This last Sunday we just started a series on Paul’s letter to the Philippians. The back story to this letter comes in Acts 16 where we’re told how Paul’s first visit to Philippi came about. It contains four helpful lessons for perplexed people…
1. None of us has the complete Big Picture
The task Jesus had given Paul was to take the gospel to new places, which he set about with enthusiasm. And it says in Acts 16:6-7 that Paul made plans to preach the word in the province of Asia, and then changed tack and headed for Bithynia in the opposite direction. But in each case Luke says the Holy Spirit stopped him. It’s not clear how – it could have been through a vision, a dream, a prophecy or circumstances – but the point is that both of Paul’s plans came to nothing. The Spirit of Jesus had other ideas. This must have puzzled Paul – didn’t Asia and Bithynia need to hear the gospel as much as anywhere else? The Spirit didn’t explain himself. Paul – and we – have to accept that we don’t have access to God’s detailed plans. God is in control – just as in Paul’s day – and through our current circumstances he has paused, interrupted or cancelled many of our plans. We don’t know why. We simply have to accept that none of us has the Big Picture.
2. A red light for one thing means a green light for another
The Spirit gave Paul a red light for his Asian and Bithynian plans. But it became clear (eventually) that this meant a green light for something Paul hadn’t thought of yet: taking the gospel into Europe. Perhaps it’s not yet clear what different plans the Lord has for us, but he is always building his Kingdom and bringing us to maturity. Paul gives an example of this in Philippians 1:12. He’d been arrested and imprisoned – a great big ‘red light’. But he says “I want you to know that what has happened to me has really served to advance the gospel”. A red light for one thing (Paul’s freedom) meant a green light for another (prison guards hearing about Jesus!)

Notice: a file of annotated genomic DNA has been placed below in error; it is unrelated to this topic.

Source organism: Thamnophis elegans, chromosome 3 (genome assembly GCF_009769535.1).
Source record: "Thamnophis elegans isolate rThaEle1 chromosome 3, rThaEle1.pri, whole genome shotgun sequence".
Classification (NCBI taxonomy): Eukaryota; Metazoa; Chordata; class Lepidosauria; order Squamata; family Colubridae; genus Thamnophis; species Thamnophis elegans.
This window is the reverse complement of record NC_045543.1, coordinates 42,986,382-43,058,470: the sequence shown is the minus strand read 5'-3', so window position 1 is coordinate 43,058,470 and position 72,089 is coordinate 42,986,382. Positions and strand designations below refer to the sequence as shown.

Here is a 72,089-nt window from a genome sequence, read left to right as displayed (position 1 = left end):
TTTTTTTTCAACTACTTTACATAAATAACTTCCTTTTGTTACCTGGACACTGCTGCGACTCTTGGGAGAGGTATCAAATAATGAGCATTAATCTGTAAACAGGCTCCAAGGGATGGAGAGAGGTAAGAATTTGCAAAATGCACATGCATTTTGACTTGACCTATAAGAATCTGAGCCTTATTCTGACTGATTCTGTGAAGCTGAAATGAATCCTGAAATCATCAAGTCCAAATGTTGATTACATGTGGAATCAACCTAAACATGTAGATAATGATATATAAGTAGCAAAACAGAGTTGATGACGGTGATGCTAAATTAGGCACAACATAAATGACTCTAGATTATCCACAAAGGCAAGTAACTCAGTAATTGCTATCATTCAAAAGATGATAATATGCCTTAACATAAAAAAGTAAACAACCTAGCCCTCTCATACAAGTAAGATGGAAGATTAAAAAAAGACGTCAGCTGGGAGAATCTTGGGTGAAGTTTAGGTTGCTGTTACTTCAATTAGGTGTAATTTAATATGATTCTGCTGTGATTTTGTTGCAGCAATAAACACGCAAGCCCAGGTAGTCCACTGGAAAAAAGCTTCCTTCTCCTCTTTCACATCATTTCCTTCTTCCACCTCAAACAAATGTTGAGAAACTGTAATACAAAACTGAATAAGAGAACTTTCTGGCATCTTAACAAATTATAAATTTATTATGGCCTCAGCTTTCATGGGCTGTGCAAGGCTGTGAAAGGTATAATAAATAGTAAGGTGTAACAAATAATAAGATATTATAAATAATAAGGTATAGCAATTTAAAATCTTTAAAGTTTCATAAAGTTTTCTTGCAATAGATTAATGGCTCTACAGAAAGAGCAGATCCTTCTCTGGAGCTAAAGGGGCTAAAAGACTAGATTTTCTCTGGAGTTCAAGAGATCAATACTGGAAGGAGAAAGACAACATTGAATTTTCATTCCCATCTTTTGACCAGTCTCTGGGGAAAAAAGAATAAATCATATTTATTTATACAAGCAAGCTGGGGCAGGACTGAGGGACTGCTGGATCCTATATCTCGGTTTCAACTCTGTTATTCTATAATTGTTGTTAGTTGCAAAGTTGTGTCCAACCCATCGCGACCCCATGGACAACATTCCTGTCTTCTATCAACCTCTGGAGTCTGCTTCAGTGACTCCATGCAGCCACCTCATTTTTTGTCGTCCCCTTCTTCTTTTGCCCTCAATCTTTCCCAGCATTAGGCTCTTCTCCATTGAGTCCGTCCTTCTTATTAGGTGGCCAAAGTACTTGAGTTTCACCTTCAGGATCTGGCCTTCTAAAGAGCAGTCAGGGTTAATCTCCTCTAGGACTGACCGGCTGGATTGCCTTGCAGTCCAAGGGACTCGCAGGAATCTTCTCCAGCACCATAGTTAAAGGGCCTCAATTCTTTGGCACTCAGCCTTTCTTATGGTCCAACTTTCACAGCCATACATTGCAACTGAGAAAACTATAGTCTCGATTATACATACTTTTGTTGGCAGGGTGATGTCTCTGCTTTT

3. The new plan looks like the wrong plan
It became clear pretty quickly to Paul that the Lord was at work in this new plan – when he got to Philippi “the Lord opened Lydia’s heart to respond to Paul’s message”. But things soon got difficult in Philippi. Paul was dragged before the magistrates, severely flogged and then thrown in prison. If only they’d stuck with Plan A and gone to Asia rather than Europe – it looked like the new plan was the wrong plan! But Paul knew that you can’t measure the extent to which God is at work by how easy life is. Jesus didn’t say follow me and life will be smooth.
4. Tough times are praise times
In my opinion, this is one of the most striking verses in the Book of Acts:
The jailer put them in the inner cell and fastened their feet in the stocks. About midnight Paul and Silas were praying and singing hymns to God, and the other prisoners were listening to them (16:25).
I bet they were! Feet in irons, bruised and bleeding, and yet these two strange prisoners are singing! Tough times were praise times for Paul and his friends. There was much to give thanks for: the Spirit of Jesus had been opening doors for them all the way through this story; opening the door to Europe, opening the door to Lydia’s heart… and He’s just about to open the door of this prison cell (although Paul doesn’t know that yet). But conscious of the precious presence of Jesus, Paul praises God at midnight. What an encouragement to us to keep lifting our eyes to the Lord with thankfulness.
With love in Christ,